I've walked the dirty streets of Hollywood. I've inhaled the
    stench.  All the broken souls wander aimlessly, up and down
    Sunset, even the ones in Rolls Royces.  I've been all over the
    United States, Canada, Italy, Yugoslavia, Spain, Luxemberg, Rome
    & Paris and there are a lot of places I have not been.
    But, nowhere on Earth has the strange, sad duality as
    Los Angeles, the greatest show on Earth.
    It will make you or break you.
    Either way, you're fucked."

Honest, hard-hitting, whack the piñata furiously, take your best shot, then don't look around, or back.  A deep sadness permeates many of these poems.  They are lain out by someone who has developed his own style.  Madsen muses, contemplates, then records.  Some are entirely veneer, but there are deeper plunges into the psyche.  

     --September 13th--

    I'm living in Malibu on Broad Beach
    with Deanna Gale Morgan.
    We have 3 dogs and they all have fleas.
    Our little son, Hudson, is 4 months old.
    There are baby elephants on the shelf
    with colored lights on their backs and
    a Barry White album "Love Unlimited."
    September 13th was a good day.


Observations. Surface. Then the undercurrent that acknowledges another performer and unlimited coherence, attachments.


   It was none other than Tom Mix the famous cowboy.  My pa took
   a piss with Tom Mix.  12 years later my pa was a World War II
   Navy Veteran who made it as far as New Orleans before the big
   bomb dropped on Hiroshima and ended the whole thing,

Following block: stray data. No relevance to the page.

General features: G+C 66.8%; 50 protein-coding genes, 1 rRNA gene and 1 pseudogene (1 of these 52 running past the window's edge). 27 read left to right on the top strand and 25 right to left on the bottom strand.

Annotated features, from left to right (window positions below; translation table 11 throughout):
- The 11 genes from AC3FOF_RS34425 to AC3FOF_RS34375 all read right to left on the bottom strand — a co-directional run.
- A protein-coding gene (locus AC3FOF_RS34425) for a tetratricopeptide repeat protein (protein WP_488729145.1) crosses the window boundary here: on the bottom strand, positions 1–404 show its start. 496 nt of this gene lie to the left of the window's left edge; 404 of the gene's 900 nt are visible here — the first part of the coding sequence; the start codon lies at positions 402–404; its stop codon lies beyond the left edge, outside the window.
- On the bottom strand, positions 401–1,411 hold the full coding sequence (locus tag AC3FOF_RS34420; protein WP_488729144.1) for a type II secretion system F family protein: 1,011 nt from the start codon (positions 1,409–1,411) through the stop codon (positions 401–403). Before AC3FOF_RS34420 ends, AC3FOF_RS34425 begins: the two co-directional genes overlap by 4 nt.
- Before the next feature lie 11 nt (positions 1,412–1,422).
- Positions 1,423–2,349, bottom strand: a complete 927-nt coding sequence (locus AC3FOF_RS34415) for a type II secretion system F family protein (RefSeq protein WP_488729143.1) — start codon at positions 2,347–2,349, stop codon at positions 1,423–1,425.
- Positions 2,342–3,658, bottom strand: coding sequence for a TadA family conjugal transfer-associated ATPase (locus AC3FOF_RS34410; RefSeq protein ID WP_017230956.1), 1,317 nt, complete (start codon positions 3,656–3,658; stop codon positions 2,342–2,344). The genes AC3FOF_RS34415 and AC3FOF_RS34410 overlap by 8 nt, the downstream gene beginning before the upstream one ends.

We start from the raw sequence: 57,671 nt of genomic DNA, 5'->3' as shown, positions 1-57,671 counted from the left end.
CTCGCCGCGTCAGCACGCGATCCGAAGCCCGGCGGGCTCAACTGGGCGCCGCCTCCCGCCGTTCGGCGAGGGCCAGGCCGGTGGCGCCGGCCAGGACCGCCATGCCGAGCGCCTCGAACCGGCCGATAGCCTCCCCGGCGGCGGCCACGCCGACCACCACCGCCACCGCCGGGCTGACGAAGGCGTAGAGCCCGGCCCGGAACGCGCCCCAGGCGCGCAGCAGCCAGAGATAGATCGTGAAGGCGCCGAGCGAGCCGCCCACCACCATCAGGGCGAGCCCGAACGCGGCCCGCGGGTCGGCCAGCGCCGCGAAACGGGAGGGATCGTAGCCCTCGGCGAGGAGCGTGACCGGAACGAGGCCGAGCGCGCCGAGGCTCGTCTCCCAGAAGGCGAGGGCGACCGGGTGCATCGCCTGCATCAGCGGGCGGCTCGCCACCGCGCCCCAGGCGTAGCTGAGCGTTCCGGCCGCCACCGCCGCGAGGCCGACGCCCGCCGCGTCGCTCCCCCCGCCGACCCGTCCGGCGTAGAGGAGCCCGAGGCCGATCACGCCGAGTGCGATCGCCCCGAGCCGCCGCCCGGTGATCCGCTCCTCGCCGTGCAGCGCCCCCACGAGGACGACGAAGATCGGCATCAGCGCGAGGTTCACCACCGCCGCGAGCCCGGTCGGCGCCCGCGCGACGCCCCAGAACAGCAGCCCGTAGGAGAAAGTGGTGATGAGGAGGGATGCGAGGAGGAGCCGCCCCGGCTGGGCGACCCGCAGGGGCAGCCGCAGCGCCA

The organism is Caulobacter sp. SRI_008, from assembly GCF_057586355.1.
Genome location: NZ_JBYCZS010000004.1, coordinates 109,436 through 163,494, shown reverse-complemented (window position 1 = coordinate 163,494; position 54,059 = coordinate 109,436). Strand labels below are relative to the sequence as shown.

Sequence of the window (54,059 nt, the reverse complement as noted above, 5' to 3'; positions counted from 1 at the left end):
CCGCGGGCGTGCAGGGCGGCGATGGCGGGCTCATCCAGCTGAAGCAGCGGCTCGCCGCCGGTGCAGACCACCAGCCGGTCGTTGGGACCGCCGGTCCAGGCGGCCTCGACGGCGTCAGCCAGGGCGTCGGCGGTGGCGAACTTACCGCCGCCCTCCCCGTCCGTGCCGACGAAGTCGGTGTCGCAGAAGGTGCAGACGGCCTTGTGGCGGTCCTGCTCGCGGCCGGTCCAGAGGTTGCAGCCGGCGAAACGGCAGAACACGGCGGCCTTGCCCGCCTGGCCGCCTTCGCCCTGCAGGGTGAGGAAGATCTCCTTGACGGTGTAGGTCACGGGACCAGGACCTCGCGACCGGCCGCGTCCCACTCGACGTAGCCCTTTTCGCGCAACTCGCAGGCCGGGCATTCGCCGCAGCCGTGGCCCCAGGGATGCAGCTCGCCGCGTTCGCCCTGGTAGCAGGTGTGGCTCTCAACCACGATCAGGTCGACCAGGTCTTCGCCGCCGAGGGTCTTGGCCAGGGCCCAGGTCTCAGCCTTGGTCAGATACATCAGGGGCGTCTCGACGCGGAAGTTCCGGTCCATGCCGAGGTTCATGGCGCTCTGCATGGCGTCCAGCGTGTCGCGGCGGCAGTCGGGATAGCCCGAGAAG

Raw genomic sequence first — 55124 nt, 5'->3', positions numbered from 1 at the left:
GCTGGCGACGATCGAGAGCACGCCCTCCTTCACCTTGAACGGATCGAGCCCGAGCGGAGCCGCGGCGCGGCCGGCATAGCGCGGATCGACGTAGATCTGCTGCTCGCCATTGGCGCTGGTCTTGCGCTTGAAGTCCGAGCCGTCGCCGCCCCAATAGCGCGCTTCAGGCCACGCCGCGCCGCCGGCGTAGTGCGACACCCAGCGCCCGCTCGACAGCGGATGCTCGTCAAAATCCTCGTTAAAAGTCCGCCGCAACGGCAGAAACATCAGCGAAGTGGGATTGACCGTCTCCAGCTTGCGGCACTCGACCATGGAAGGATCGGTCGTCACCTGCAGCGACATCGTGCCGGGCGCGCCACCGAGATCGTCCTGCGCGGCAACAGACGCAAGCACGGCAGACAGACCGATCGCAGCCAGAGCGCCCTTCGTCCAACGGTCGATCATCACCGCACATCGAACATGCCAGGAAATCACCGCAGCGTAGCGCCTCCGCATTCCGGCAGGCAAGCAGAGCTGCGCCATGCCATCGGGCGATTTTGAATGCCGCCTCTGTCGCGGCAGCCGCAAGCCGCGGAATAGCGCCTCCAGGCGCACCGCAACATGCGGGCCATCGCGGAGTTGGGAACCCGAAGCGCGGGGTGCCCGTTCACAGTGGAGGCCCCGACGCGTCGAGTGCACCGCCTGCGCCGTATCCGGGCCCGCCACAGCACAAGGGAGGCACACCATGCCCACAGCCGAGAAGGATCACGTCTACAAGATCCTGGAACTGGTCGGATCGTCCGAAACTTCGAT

--New York--
   Why am I a raw nerve?  Why must I see the immense sadness in
   yes, I am a lost and lonely soul that will one day come to an end
   as have many that went before me.  

   --Bungalow #3--
   So alone, all alone, the water is spraying on the grass in the
   backyard.  The dog bit off one of the sprinkler heads...
   The fuckin' grass IS dead, anyway, you know....  

   --Joe D.--
   They put Joltin' Joe in the ground today....something is lost.
   Gone now. That stupid Paul Simon song was way ahead of its
   I'm reading Jack London, now and asking God to grace these words
   as he did those, for London, when he said, "It is not well for one
   to see himself truly, nor can one so see himself for long, and live."
   I loved Joe D., as did millions...  Marilyn did, in her own way.
   He stuck with it, man./ And, like London, did not go undone.


   I am lost.  Alone.  And Suicidal.  Although not likely to act upon
   the latter.
   I am some sort of freak.  Admired by other freaks because I play
   Doomed to portray the ill advised.  Doomed to play myself.

   --It's All Good--  

   Listen. I'm always writing about sad things and fucked-up people
   because it's a sad world filled with a lot of idiots who are trying
   too hard to have a good time.
   But, I must say that, thru it all, I'm having one hell of a ride.
   I've got a lot of good shit going on too.  Wonderful gifts from
   God, if that's where they're from.  My sons, my health, my toys
   and memories; my wife, my life, my family, my friends, the films,
   the books, the travel and the sunsets.  I've gone to bed more
   times than not, with a's all good.

Yes, indeed it is, Michael Madsen. This is language from the heart telling us his version of life, about the ups and downs, the ins and outs.  Nothing fancy.  Nothing embellished. No flights of wild imaginations.  He's worked for his position, had some lucky breaks, won some, and lost some.  He straddles the line; one foot in stark reality, the other foot on the smooth stone of introspective, soul-searching poetry.

Michael Madsen is a poetic voice to watch, to listen to.  His work will evolve, so might his style. Hopefully, his intuition and observation will remain intact. ##